Morganville, N.J.-based Breakthrough Technology Group (BTG), the No. 1 revenue generator for AT&T’s business segment, resells a host of AT&T services, including voice, data, mobility, MPLS, IP networking, hosting and more, and offers design and implementation services. BTG supplements those carrier offerings by providing its own managed services from two different AT&T data centers -- services that include cloud computing, virtual desktops, SaaS and more with its AppsAnyplace portfolio.
Jeff Kaplan, founder and CEO of BTG, said this approach gives the company the ability to be the “end-to- end” provider while enabling it to scale. While Kaplan wouldn’t reveal what amount of revenue its AT&T relationship generates, knowing the carrier and the VAR sides of the business has generated solid rewards.
“We can really design and deploy an end-to-end solution that takes the best technologies,” he said. “I can help service an entire company and go in hand-in-hand with an AT&T rep and it’s a win-win for everybody.”
Tiffani Bova, analyst at research firm Gartner, said channel companies have to embrace the carrier cloud and see how it can benefit their businesses.
“As technology converges, so will partner types,” she said. “And as technology converges, so will strategies.”
According to Bova, carriers, telcos and cable companies expanding their portfolios with cloud offerings just makes sense. Service providers understand selling monthly services, which is a key attribute of the cloud.
“What they know better than anyone else in the world is monthly billing based on usage, and cloud is all about monthly billing based on usage,” Bova said.
Randy Bias, CTO of San Francisco-based cloud consultancy CloudScaling, said the cloud is tailor-made for telcos, which have the wireless networks, IP backbone and data centers to reach a broad market. CloudScaling helps build large-scale private and public clouds with a focus on telcos and service providers, in a bid to give traditional carriers an edge over consumer-focused cloud services like Amazon and Rackspace.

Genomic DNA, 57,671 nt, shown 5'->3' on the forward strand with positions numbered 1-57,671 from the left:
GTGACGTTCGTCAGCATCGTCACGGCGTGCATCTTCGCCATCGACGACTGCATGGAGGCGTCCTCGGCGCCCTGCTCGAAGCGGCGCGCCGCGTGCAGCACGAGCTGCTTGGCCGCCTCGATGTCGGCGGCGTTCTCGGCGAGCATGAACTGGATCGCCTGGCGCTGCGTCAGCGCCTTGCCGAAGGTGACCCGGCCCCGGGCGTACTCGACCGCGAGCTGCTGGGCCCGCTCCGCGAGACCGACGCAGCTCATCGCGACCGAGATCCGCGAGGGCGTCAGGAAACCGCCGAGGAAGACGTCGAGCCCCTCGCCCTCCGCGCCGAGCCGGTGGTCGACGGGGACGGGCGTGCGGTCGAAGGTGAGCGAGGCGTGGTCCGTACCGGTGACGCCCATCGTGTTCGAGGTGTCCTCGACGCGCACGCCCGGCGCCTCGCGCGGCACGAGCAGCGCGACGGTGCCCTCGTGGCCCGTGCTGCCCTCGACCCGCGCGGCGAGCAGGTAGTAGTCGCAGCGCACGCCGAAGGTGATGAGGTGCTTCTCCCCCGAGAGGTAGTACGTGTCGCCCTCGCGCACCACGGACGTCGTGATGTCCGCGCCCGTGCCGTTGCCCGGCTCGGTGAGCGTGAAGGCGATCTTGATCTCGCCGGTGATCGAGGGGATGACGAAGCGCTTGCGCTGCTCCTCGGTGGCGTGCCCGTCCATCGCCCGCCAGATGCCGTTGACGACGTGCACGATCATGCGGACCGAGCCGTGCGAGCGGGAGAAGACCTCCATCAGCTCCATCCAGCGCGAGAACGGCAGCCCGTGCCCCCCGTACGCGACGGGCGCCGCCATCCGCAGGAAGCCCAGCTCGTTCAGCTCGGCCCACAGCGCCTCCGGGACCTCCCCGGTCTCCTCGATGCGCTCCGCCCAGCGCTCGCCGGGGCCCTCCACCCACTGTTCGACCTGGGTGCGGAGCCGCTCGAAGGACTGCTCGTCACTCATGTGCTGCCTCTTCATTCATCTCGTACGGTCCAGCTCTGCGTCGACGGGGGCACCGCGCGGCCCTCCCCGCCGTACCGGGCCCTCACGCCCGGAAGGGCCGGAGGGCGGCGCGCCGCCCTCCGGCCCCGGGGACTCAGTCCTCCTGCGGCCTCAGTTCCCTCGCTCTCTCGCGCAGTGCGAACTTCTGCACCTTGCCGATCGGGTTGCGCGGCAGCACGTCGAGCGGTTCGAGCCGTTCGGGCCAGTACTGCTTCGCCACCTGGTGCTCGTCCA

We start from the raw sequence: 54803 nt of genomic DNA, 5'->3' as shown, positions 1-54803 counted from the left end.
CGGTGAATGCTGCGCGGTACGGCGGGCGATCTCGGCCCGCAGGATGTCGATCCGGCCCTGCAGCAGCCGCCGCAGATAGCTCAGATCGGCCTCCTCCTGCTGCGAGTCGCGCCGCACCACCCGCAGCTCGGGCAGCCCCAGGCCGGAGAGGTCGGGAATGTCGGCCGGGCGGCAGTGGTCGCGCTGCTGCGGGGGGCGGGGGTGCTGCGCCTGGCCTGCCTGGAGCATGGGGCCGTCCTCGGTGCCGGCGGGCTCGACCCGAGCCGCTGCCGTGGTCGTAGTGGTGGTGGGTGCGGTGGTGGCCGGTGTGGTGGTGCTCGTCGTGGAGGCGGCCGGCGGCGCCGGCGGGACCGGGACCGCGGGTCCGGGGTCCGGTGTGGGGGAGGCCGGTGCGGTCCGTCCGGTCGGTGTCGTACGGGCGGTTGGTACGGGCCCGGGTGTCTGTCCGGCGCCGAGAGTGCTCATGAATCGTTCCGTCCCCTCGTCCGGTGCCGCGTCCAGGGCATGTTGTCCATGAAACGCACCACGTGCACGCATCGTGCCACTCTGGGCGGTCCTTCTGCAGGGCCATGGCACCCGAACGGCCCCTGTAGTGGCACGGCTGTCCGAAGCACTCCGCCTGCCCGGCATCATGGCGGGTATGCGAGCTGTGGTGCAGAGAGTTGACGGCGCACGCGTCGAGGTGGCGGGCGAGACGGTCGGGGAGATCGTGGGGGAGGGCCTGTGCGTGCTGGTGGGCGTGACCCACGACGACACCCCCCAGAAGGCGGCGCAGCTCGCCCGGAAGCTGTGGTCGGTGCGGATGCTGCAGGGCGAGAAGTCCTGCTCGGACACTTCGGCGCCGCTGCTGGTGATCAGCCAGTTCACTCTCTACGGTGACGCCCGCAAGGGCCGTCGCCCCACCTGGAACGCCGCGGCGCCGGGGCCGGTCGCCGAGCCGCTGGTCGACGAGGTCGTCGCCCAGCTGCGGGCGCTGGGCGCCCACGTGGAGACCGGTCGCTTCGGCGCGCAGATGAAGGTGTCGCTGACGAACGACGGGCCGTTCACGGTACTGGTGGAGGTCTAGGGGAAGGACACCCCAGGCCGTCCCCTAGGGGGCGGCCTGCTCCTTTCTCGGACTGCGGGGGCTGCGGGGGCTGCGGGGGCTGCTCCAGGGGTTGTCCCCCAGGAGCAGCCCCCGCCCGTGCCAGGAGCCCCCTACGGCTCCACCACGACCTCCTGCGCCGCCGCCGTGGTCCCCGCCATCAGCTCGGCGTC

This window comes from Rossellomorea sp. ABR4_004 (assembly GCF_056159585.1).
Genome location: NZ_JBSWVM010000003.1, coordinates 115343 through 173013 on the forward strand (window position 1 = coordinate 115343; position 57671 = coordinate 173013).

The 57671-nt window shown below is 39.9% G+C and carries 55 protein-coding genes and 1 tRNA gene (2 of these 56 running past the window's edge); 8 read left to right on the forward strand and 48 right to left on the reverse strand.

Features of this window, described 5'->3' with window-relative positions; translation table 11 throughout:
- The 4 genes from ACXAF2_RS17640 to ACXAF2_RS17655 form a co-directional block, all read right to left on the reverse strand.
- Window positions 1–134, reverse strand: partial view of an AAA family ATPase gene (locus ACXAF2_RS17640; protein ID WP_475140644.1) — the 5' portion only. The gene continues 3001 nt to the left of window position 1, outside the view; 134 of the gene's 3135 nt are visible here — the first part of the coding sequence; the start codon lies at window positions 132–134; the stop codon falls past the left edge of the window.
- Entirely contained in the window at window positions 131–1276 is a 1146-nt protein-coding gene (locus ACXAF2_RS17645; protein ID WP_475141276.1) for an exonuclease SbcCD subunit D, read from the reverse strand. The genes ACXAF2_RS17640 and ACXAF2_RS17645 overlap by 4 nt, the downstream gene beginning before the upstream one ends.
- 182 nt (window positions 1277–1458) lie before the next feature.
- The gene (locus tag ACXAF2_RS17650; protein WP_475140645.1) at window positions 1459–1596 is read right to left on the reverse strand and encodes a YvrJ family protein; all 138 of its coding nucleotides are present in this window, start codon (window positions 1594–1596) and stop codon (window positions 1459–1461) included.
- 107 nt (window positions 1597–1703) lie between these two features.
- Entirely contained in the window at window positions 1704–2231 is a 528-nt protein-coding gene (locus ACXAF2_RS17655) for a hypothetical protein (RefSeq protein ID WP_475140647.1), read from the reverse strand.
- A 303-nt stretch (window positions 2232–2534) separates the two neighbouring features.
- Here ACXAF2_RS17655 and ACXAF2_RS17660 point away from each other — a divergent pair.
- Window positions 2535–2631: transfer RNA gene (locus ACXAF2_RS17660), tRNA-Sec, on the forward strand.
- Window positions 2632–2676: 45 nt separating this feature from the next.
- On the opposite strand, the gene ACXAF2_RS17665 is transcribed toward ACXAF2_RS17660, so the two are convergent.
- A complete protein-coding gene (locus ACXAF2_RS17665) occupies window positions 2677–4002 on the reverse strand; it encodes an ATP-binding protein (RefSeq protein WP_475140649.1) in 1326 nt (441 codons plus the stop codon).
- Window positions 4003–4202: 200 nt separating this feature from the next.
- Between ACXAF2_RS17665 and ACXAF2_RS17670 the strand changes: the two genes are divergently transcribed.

“The carriers have very good DNA to be successful,” he said. But where the telcos fall short is that they dismiss the Amazon and Google Web-based cloud model in favor of an enterprise, or legacy, cloud model. Essentially, to succeed, telcos and their partners have to “recognize that commodity-style clouds are the de facto [model] going forward,” Bias said. To embrace that model, carriers and telcos have to view IT as a utility service that provides a commodity at scale, a model Amazon has perfected.
Adding differentiated services on top of commoditized clouds is where telcos and their partners will reap rewards, according to Bias.
“[Carriers] and their partners have a greater reach as a group than Amazon has individually,” he said.
In a perfect world cloud scenario, the channel will worry less about what products it’s selling and focus more heavily on value-added services, said Gartner’s Bova. Teaming with the carriers can tell that story.
Offering disaster recovery, business continuity, strategic planning and more on top of AT&T, Verizon, CenturyLink or another provider’s cloud services lets solution providers drive attractive services revenues while getting a small percentage of the product margin.
New York-based cloud solution provider Bluewolf, which offers cloud professional services and consulting, works with carriers as customers, but Caryn Fried, senior director of professional services, said the company sees a future where VARs and carriers team up to offer a set of cloud products and services in concert.
“It’s a great vision as to where it
could be moving,” Fried said.